Thursday, April 4, 2013

Model/Painting Snobbery

This post may offend or put off some readers.  Now that's out of the way.  Onto the fun.  You've heard the stories.  When my army...  My vehicle...  My HQ...  My Flying Monstrous Creature...  Yep this post is about those lines.

JJ typing, I was very fortunate to have a great assistant to help make my Grey Knights display board/diorama a huge success.  If I was doing it by myself it would not have turned out looking as good.

One of the first things I heard from an opponent recently was how cool his vehicle is going to be.  He's going to have LEDs inside the rhino through the windows.  A blinking LED in another vehicle.  He was talking about these great things he was going to do with his models.  How they are going to look great.  The mentioned rhino was mostly unfinished.  I don't blame him.  Tearing off that front panel to put LEDs in after its glued in place is a terribly inefficient way to construct a model.

You are playing a game at a store with your friend or 40k buddies.  The stars have aligned and there are two fully painted and based armies on the field.  The onlooker is amazed at what he sees.  When there's the smallest of window they interject about how the modifications to his army are going to be awesome.  He stretches his arm out and pantomines what it will exactly look like when he's done.  He may be a stand up guy and admit to gluing together some Bloodletters and has boxes of daemons opened or on the to-do shelf.

How about the guy that comes to tournaments with apparently no respect for his models (I admit that is a thinking error).  He pulls them from boxes and parts break off.  He throws them even more carelessly back into box which they were pulled from.  Before, during and after the game he goes on seemingly without taking a breath about how great his army will be.  He looks down on fully-painted armies and tells the owner how to line-highlight better.  How the object source lighting is off.  How the drybrushing can be improved.  All the while constantly injecting about what his own display board is going to look like.  You see him at the next tourney or GT, guess what?  Yep, possibly a few more models added to his army but no work done.  He goes around doling out instruction and self-praise to anyone that looks his way.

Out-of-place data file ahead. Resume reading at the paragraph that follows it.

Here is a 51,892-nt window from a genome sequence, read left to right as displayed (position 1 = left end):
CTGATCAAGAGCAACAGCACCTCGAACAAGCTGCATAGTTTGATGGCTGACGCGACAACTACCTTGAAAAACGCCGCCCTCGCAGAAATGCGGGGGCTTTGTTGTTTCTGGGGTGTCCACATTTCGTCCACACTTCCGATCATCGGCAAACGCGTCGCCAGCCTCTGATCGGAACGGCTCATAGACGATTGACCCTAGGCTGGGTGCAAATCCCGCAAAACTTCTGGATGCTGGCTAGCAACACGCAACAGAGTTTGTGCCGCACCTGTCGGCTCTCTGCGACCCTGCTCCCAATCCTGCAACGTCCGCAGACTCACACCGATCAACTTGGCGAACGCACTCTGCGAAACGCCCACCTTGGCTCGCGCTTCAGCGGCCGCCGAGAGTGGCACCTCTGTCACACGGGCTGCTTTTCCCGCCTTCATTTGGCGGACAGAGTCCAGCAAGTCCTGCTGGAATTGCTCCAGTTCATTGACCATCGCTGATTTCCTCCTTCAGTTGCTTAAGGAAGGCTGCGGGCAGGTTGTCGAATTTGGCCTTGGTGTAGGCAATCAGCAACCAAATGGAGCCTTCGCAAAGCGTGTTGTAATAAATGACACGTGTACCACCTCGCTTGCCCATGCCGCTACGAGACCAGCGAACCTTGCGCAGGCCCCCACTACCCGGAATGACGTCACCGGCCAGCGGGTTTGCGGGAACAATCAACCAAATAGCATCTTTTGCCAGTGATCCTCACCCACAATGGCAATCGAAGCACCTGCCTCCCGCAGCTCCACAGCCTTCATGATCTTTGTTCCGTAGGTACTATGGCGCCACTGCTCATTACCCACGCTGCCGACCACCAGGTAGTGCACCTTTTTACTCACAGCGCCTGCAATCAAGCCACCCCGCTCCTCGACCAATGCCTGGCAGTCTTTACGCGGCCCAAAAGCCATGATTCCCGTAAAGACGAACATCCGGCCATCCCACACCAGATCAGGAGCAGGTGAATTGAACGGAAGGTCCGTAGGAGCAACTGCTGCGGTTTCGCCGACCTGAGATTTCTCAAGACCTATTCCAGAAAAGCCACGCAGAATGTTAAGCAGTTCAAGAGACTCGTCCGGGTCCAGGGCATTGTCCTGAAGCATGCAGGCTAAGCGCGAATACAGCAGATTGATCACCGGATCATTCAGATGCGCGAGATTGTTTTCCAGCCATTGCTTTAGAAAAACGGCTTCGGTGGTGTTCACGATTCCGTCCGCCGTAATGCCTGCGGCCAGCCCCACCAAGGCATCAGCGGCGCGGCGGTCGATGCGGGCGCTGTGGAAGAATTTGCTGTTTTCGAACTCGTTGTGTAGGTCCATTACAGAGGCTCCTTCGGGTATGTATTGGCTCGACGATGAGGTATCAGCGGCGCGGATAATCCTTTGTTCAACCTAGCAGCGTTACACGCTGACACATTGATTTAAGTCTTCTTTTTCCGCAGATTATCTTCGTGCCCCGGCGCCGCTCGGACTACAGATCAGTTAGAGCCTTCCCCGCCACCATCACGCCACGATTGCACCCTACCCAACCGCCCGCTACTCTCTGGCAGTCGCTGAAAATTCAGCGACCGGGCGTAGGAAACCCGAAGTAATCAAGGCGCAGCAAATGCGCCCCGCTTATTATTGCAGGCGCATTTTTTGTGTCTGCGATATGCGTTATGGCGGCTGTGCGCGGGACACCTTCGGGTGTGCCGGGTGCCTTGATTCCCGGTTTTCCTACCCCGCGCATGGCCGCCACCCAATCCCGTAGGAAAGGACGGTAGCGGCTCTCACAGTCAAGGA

Here's the point of this post.  Couple of games ago I was chatting with Bryan about the aforementioned player talking about putting LEDs in his rhinos.  Bryan was immediately on the same page.  Disgust and disappointment wrought across his face.  I say to Bryan "While I appreciate those guys and their enthusaism.  They talk about how their model is going to look awesome when its done.  Talk about the HQ  conversion.  That made me think about the difference between them and us?"  Bryan sums it up more succently then I ever could "We Do."  Which I said "That's it!  Yeah we may talk about future projects.  We fully paint our armies.  We make the board.  We do."

Yes I can be a snob, and an asshole, about how seriously other players take their hobby.  Guess it comes from more than two decades of having completely painted models.  While I have my to-do shelf, which only grows with the years.  Seems every two boxes I take out and complete, three appear in their place.  My ethic of only playing with a completely painted army stems from the guy that got me into this mess.  It was a solid ethic he imparted upon me.  Thank you, Brian.